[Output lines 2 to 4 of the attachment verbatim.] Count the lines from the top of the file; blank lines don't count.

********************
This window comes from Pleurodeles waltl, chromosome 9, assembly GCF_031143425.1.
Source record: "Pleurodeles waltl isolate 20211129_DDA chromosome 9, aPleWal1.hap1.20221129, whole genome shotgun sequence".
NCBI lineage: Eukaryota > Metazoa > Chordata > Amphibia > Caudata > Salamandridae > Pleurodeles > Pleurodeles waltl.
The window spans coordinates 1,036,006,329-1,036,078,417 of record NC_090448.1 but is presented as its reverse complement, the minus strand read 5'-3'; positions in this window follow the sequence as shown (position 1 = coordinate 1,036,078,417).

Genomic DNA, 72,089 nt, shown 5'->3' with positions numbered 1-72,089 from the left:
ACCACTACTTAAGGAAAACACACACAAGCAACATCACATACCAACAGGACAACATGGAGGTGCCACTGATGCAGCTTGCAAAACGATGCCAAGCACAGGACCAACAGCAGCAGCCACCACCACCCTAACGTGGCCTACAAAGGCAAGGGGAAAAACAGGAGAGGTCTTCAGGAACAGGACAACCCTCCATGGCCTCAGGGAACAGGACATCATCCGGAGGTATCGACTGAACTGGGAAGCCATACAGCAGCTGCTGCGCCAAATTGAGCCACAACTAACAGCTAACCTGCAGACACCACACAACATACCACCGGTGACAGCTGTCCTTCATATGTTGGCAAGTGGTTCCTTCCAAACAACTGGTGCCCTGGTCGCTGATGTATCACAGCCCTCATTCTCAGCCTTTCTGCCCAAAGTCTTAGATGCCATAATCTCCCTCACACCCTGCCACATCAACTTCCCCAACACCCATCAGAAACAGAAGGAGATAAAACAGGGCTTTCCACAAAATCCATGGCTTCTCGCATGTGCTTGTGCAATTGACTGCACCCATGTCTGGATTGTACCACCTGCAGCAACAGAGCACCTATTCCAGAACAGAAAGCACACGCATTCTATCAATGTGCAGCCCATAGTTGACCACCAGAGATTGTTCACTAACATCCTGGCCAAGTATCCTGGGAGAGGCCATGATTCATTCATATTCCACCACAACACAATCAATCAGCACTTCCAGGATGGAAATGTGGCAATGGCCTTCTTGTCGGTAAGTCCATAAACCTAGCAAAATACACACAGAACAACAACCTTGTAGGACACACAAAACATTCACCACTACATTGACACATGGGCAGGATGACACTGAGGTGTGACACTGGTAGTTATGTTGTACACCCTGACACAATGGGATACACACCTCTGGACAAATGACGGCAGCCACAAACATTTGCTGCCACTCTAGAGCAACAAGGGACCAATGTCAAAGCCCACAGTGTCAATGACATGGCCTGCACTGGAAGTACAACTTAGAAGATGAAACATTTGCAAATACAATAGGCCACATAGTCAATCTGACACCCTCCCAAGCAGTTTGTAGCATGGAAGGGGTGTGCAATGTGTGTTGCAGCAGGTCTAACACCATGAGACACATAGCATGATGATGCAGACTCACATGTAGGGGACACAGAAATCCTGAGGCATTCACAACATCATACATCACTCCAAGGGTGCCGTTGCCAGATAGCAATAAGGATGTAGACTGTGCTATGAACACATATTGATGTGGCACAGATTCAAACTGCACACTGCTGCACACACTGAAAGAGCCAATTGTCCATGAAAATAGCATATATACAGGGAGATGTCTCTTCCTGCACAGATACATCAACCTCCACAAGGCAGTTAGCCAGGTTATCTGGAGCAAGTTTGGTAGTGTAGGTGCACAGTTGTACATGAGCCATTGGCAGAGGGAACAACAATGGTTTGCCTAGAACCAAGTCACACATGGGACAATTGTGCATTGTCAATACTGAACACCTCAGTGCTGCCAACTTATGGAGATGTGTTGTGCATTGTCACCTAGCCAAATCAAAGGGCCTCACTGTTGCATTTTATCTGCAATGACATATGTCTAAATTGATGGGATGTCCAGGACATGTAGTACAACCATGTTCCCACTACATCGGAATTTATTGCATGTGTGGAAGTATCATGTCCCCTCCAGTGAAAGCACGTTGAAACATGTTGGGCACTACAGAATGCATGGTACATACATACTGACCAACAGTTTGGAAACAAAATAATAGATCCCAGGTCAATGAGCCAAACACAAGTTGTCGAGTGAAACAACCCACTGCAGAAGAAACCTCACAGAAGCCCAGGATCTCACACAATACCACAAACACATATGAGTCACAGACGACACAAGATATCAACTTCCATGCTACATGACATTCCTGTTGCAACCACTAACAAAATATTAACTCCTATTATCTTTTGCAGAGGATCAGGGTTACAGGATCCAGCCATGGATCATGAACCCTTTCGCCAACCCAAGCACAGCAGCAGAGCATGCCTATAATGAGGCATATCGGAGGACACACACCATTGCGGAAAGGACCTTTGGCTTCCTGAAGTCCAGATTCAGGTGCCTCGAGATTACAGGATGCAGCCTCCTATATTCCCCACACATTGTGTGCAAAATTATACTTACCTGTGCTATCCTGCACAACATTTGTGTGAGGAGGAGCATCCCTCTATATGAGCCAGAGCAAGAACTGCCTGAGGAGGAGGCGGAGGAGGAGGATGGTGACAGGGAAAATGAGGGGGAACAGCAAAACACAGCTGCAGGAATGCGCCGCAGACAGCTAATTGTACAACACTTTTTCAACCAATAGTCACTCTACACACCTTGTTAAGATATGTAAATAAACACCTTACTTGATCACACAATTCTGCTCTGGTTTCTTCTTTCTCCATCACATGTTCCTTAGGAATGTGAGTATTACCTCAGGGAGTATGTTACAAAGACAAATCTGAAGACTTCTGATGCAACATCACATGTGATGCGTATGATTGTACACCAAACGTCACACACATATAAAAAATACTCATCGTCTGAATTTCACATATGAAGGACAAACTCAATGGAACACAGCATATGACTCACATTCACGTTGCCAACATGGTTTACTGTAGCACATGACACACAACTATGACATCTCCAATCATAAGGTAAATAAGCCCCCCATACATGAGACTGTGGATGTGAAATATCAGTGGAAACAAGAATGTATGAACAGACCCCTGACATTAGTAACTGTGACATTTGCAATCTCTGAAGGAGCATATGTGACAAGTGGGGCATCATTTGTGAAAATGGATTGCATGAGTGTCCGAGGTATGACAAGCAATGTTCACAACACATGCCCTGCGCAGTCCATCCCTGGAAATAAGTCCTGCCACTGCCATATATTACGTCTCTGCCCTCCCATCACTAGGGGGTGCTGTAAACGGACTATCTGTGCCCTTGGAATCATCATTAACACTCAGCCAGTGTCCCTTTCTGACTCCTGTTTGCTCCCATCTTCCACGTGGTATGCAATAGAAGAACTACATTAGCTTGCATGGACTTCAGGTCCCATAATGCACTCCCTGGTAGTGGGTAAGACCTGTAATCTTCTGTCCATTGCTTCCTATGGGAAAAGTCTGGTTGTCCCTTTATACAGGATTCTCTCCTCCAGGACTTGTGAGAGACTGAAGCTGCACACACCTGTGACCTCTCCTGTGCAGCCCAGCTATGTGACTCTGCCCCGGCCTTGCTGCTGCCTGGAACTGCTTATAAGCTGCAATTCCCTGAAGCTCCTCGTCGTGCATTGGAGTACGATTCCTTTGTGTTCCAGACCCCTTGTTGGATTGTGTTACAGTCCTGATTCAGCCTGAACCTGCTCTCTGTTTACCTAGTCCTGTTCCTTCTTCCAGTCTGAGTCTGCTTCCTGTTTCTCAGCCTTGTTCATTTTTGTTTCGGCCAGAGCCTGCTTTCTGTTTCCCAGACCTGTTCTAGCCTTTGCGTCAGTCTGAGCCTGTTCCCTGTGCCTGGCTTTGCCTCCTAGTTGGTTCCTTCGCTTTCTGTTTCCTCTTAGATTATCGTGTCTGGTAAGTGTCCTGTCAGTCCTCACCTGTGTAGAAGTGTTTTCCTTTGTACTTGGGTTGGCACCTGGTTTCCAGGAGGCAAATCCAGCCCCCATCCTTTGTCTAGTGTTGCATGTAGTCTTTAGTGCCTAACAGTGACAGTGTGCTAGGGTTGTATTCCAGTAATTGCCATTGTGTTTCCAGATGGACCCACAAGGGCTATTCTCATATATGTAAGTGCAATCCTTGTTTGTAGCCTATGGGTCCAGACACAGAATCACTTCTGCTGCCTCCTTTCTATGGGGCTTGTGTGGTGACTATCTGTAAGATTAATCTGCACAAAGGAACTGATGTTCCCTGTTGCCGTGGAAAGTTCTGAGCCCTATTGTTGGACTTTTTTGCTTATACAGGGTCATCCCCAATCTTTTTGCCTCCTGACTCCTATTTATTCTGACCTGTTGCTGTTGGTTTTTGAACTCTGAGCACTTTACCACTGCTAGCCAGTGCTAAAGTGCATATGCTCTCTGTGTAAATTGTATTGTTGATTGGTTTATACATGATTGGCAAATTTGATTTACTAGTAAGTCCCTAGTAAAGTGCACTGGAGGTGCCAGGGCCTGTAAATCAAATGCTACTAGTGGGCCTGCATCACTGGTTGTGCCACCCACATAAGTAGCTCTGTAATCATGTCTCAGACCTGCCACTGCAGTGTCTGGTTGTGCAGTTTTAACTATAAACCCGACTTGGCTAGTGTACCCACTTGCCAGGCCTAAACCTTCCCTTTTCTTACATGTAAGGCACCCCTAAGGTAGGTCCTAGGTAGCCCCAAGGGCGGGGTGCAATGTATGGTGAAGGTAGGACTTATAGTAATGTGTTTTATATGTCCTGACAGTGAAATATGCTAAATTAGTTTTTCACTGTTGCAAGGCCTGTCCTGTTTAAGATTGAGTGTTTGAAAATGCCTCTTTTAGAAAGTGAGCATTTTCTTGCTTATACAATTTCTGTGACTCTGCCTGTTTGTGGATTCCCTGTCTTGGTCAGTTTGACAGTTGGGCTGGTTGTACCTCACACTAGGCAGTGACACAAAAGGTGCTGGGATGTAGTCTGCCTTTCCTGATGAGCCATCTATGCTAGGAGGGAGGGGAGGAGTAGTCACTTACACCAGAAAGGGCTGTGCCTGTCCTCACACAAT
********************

Source record: "Pleurodeles waltl isolate 20211129_DDA chromosome 9, aPleWal1.hap1.20221129, whole genome shotgun sequence".
NCBI lineage: Eukaryota > Metazoa > Chordata > Amphibia > Caudata > Salamandridae > Pleurodeles > Pleurodeles waltl.
The window spans coordinates 1,036,006,329-1,036,078,417 of record NC_090448.1 but is presented as its reverse complement, the minus strand read 5'-3'; positions in this window follow the sequence as shown (position 1 = coordinate 1,036,078,417).